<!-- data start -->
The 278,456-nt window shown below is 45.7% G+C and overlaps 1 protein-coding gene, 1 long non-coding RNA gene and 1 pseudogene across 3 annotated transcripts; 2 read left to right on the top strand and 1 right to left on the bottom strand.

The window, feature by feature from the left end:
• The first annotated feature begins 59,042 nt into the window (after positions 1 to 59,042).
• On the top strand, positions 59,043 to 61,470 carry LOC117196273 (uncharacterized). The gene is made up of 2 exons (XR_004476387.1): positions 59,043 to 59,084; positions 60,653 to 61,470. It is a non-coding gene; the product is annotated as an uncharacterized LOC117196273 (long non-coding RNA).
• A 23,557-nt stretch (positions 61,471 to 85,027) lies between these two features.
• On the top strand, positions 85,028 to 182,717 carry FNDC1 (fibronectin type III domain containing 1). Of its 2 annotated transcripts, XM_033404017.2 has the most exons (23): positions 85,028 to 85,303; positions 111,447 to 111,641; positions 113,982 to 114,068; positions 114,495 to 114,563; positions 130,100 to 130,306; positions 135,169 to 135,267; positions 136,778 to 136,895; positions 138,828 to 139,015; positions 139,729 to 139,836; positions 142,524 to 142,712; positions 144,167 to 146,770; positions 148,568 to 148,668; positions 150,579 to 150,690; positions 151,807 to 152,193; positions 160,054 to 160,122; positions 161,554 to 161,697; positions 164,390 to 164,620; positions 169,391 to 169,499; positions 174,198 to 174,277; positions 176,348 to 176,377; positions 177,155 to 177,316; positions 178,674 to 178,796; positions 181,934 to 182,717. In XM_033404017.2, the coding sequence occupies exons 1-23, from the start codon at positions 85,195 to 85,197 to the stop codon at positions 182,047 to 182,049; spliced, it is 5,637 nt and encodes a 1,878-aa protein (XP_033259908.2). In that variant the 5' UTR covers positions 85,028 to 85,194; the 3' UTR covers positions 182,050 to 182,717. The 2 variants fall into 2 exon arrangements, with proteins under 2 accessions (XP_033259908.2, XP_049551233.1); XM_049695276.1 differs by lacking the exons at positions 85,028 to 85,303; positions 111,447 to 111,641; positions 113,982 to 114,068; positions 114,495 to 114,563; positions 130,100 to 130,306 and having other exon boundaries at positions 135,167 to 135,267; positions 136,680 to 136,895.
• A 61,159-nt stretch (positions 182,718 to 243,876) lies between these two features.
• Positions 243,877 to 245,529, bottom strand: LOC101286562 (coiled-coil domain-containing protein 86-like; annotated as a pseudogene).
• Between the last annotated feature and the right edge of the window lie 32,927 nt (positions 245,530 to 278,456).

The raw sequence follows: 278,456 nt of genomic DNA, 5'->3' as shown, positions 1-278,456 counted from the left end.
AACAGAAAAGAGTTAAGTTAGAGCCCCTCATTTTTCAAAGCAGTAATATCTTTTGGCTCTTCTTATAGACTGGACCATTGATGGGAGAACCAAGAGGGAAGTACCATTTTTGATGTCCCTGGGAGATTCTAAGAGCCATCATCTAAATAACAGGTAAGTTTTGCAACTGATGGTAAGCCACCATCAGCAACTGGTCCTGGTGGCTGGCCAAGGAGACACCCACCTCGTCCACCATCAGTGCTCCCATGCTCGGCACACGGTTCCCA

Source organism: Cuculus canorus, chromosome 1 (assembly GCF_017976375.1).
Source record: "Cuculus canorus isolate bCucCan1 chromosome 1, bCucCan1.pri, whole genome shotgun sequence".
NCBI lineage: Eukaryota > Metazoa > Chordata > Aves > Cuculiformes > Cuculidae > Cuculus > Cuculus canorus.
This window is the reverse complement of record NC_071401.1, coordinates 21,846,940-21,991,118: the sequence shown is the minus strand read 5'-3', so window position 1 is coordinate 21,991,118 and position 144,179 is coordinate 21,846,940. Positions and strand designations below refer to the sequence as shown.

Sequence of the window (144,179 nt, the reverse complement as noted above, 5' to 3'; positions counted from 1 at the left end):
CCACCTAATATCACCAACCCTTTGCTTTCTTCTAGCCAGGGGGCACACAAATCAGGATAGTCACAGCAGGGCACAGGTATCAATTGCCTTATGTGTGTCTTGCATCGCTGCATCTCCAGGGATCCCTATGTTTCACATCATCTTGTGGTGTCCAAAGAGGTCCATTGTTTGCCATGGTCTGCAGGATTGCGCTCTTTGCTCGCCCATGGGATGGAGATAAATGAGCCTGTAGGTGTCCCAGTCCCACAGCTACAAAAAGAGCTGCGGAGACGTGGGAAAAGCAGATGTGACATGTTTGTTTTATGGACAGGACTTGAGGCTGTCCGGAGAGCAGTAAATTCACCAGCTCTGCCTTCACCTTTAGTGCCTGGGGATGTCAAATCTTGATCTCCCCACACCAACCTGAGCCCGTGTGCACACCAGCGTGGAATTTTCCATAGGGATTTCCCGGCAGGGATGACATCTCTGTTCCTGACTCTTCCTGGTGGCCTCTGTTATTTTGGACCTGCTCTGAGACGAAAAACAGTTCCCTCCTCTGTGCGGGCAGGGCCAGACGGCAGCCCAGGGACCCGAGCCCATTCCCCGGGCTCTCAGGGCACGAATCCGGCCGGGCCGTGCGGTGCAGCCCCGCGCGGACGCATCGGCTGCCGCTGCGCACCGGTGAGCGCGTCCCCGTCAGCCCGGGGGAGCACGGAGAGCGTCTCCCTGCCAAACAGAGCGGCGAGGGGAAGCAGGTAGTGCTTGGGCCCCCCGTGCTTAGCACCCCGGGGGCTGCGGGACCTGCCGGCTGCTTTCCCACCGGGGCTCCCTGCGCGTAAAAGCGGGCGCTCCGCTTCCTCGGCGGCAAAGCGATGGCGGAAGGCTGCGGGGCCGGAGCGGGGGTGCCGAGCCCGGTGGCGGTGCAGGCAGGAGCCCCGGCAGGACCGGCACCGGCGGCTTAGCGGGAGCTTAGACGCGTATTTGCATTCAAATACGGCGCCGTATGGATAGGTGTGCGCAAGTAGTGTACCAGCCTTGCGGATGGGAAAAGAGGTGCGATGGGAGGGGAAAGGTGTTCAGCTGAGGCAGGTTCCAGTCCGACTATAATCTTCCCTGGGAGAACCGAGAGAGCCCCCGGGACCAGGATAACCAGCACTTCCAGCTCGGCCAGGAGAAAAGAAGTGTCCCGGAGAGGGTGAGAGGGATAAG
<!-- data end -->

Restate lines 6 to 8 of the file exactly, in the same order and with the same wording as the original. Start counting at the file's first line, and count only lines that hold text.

• On the top strand, positions 85,028 to 182,717 carry FNDC1 (fibronectin type III domain containing 1). Of its 2 annotated transcripts, XM_033404017.2 has the most exons (23): positions 85,028 to 85,303; positions 111,447 to 111,641; positions 113,982 to 114,068; positions 114,495 to 114,563; positions 130,100 to 130,306; positions 135,169 to 135,267; positions 136,778 to 136,895; positions 138,828 to 139,015; positions 139,729 to 139,836; positions 142,524 to 142,712; positions 144,167 to 146,770; positions 148,568 to 148,668; positions 150,579 to 150,690; positions 151,807 to 152,193; positions 160,054 to 160,122; positions 161,554 to 161,697; positions 164,390 to 164,620; positions 169,391 to 169,499; positions 174,198 to 174,277; positions 176,348 to 176,377; positions 177,155 to 177,316; positions 178,674 to 178,796; positions 181,934 to 182,717. In XM_033404017.2, the coding sequence occupies exons 1-23, from the start codon at positions 85,195 to 85,197 to the stop codon at positions 182,047 to 182,049; spliced, it is 5,637 nt and encodes a 1,878-aa protein (XP_033259908.2). In that variant the 5' UTR covers positions 85,028 to 85,194; the 3' UTR covers positions 182,050 to 182,717. The 2 variants fall into 2 exon arrangements, with proteins under 2 accessions (XP_033259908.2, XP_049551233.1); XM_049695276.1 differs by lacking the exons at positions 85,028 to 85,303; positions 111,447 to 111,641; positions 113,982 to 114,068; positions 114,495 to 114,563; positions 130,100 to 130,306 and having other exon boundaries at positions 135,167 to 135,267; positions 136,680 to 136,895.
• A 61,159-nt stretch (positions 182,718 to 243,876) lies between these two features.
• Positions 243,877 to 245,529, bottom strand: LOC101286562 (coiled-coil domain-containing protein 86-like; annotated as a pseudogene).